They’re in the trenches, waiting for a signal, and Bob tries to distract Allan with what they’ll do after the war, just before they’re hit with a gas attack and a barrage at the same time. “How long that second barrage lasted I have no idea. It seemed like weeks. The sound was a physical presence—a hammer beating constantly inside my head. I was an animal, nothing more, numb and helpless, watching my hand shake and wondering vaguely who it belonged to. After a while a nursery rhyme from my child, ‘Baa Baa Black Sheep,’ began to run endlessly round my head. I think I screamed it out loud into my mask….We were a herd of animals with squat snouts and wide, staring glass eyes, huddled in a poisonous, swirling fog, waiting for some vast predator to come and feed on us.”

I normally don’t quote such huge chunks, but that is both exceptionally well-written and immensely affecting. Holy crap.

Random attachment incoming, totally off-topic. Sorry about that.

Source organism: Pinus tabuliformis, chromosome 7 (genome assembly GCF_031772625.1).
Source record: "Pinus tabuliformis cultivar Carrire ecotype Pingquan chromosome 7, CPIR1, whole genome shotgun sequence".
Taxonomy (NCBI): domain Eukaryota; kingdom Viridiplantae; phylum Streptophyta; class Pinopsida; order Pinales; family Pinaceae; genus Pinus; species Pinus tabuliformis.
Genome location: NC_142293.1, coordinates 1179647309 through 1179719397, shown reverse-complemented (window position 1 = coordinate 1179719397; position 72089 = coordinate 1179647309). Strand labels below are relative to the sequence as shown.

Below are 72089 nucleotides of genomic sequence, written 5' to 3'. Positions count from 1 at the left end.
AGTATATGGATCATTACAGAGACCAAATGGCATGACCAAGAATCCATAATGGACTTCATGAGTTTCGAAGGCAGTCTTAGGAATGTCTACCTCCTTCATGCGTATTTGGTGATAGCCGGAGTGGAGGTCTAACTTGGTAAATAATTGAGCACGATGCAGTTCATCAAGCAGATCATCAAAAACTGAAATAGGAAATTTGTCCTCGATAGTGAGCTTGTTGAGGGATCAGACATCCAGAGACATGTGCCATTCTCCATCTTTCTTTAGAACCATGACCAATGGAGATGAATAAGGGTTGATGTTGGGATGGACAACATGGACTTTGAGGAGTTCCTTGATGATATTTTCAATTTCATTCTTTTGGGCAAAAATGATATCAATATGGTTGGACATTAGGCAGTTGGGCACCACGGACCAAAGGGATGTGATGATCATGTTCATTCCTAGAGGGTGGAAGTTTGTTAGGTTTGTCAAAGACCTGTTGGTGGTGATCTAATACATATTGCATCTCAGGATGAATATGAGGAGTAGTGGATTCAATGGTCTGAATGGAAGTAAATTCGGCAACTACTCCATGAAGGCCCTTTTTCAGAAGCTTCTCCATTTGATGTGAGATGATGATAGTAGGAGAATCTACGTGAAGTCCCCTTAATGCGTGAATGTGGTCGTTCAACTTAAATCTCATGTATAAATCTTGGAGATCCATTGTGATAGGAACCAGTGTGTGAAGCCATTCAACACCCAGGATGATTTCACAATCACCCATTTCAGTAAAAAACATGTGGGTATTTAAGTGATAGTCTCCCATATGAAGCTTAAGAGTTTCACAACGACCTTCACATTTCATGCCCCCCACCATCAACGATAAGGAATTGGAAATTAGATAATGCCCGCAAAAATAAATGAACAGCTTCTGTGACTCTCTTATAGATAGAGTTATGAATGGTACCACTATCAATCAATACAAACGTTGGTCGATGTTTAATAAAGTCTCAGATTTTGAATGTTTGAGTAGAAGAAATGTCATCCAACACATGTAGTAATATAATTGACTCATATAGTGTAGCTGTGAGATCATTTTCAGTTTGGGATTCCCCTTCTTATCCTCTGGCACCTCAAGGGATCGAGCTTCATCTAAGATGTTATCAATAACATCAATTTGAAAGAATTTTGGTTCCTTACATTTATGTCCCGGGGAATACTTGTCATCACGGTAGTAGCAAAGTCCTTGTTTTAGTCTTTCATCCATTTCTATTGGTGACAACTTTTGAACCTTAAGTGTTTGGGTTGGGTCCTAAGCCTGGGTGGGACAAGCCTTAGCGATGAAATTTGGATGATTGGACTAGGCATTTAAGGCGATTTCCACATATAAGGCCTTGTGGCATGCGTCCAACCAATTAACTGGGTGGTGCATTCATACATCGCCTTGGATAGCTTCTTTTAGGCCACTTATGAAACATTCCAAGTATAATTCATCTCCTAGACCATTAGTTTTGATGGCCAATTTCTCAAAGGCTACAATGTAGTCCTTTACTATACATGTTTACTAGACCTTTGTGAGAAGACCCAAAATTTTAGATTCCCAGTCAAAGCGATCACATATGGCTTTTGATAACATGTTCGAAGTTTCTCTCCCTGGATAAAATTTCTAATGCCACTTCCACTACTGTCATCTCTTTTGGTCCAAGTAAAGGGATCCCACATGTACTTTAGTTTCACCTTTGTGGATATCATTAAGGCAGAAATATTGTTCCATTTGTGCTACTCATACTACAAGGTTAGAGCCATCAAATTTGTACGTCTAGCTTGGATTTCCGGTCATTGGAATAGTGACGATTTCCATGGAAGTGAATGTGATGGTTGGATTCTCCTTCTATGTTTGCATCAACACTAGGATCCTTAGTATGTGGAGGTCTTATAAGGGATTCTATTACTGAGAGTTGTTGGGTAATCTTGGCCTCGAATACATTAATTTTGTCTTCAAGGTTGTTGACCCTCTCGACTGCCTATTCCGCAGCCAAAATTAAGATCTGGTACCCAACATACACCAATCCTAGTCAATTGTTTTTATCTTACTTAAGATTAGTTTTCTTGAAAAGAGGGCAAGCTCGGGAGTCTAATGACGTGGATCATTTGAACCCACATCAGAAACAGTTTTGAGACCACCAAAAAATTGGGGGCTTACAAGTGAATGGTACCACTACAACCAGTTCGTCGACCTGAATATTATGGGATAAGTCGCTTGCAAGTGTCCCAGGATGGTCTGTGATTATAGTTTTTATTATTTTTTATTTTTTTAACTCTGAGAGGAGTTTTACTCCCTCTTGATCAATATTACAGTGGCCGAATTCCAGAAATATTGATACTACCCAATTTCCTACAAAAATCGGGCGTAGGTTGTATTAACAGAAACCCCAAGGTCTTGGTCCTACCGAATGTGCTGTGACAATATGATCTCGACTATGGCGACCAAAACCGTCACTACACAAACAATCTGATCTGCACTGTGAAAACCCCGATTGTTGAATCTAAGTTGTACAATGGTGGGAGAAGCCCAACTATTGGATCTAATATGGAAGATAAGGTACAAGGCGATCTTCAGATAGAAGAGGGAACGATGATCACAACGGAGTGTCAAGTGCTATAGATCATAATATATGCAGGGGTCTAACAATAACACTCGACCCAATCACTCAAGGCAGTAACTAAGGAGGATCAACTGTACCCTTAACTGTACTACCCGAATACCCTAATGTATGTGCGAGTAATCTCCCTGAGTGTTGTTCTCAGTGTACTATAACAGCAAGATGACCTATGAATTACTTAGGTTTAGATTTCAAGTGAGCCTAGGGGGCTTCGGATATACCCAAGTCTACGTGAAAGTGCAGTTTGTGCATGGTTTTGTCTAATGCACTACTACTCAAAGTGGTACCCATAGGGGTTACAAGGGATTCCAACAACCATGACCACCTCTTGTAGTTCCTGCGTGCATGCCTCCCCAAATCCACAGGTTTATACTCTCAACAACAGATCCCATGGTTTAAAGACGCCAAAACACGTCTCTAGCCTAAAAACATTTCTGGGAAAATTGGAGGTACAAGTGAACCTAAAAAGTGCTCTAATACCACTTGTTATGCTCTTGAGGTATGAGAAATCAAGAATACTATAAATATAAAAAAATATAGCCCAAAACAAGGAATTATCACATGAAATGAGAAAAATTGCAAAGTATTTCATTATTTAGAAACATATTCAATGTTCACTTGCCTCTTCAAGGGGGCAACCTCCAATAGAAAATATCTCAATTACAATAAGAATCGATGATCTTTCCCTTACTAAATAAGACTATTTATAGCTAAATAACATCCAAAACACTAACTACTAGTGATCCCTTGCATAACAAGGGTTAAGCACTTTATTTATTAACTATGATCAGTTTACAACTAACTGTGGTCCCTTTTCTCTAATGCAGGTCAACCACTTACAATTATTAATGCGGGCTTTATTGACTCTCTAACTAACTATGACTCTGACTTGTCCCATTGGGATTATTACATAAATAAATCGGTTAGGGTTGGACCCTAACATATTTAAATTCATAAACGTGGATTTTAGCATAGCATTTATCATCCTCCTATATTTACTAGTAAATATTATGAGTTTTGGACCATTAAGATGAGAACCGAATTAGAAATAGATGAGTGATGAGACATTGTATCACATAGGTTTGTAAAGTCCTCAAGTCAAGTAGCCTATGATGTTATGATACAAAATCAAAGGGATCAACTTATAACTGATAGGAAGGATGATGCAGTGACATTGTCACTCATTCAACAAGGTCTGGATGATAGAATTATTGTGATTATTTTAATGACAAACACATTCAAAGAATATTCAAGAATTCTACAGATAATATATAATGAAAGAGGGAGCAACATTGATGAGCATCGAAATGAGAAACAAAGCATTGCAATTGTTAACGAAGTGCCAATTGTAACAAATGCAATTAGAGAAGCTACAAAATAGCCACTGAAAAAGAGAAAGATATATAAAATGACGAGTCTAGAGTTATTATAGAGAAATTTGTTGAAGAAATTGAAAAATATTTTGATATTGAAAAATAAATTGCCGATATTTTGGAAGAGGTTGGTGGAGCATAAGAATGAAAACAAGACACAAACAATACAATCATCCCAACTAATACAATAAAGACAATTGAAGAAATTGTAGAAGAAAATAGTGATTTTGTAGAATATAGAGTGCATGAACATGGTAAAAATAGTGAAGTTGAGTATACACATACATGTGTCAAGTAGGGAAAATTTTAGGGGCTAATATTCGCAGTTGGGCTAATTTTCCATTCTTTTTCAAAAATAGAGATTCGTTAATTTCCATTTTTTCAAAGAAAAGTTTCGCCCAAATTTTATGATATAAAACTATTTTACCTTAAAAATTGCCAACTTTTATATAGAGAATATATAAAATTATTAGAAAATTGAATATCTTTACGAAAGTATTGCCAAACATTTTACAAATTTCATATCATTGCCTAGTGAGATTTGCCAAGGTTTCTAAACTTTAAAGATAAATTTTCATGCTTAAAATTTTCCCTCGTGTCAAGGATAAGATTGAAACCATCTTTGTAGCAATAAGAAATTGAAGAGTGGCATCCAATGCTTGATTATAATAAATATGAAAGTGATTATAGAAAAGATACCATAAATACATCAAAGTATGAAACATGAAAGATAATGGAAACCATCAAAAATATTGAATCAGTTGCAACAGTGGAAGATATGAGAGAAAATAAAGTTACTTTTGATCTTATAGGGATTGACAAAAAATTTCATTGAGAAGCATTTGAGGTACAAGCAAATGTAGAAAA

And then their sergeant, who is checking that the men are all OK, is suddenly just obliterated by a blast. “There was a red haze. Then, suddenly, there was only the torn remnants of his neck, and blood pouring down his uniform. The body stood for an incredibly long time, as if trying to decide what to do, then slowly sat down on the trench floor…” Then Bob tells Allan to take his mask off, the gas has gone, and the Germans are preparing to attack—and then the barrage begins again. Allan just starts to walk away, unable to resist the desire to leave, and Bob grabs him and tells him he can’t just desert. Allan punches him and knocks him down just in time for an artillery blast that almost buries their trench. Allan lives, but comes to just to see that Bob is solidly buried at the floor of the trench. He digs him out, only to find he’s dead—the result of being on the floor at the exact moment the barrage hit him, and Allan realizes he may as well just have killed him.